So, I blame my own myopia for not understanding these drastic changes, or denying them to myself until I could no longer do so.

    I spent every minute I could (and still do) all of my parenting years with the kids and they are doing okay. I am ruefully aware of my failures, and have protected my kids as best I could.

    I stayed. She was awful to us until the end. On Christmas Even when she could barely walk, and high on oxy, she insisted on driving to see a friend. I was out doing last minute shopping. When she died, I read through her phone and learned she chose to spend that day with her lover rather than the kids. She chose to put people’s lives at risk, rather than listen to me. (I had tried to get the doctors to tell her not to drive, they wouldn’t. They waited until she was on even more drugs and then offered, after I expressed grave concern again, that she would be able to drive if someone was willing to ride with her around the block and thought she was ok. I reached out to all her friends, even the flying monkeys who helped her cheat, and said, “Don’t do it,” and no one did.) She died about 6-7 weeks after she stopped driving.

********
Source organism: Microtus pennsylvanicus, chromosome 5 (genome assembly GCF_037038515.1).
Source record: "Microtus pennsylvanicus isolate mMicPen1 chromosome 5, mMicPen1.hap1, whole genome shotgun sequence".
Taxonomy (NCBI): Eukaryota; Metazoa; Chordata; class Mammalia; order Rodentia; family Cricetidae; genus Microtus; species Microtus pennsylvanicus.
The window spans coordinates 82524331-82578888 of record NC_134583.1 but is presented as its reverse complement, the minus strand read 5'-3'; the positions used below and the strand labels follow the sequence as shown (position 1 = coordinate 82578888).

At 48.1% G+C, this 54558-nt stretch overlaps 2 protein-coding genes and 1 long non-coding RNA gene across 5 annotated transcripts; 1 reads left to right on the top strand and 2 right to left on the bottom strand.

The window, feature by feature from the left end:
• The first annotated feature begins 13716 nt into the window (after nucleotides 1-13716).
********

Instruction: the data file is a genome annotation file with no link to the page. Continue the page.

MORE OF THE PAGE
The hardest part, besides losing her, was speaking at the memorial, where a crowd of hundreds came to lionize her. I focused on her professional life, and said almost nary a word about her being a mother or partner. She was amazing in the work she did. She helped thousands live better lives over her 28 year career. Her public persona did not match her private persona. Only her family, my family, my kids and I knew this.

    Coming to grips with the fact that I was living in an emotionally abusive relationship for a few decades, well, that’s another post for another day. None is so blind as he who will not see.

    When I first read the responses to the original post, I was deep in it. It was all a bit too raw. But the answers given here by the Dear Wendy readers were remarkably thoughtful, and helpful. I just wish I could have appreciated them as much as I do today, having reread them now.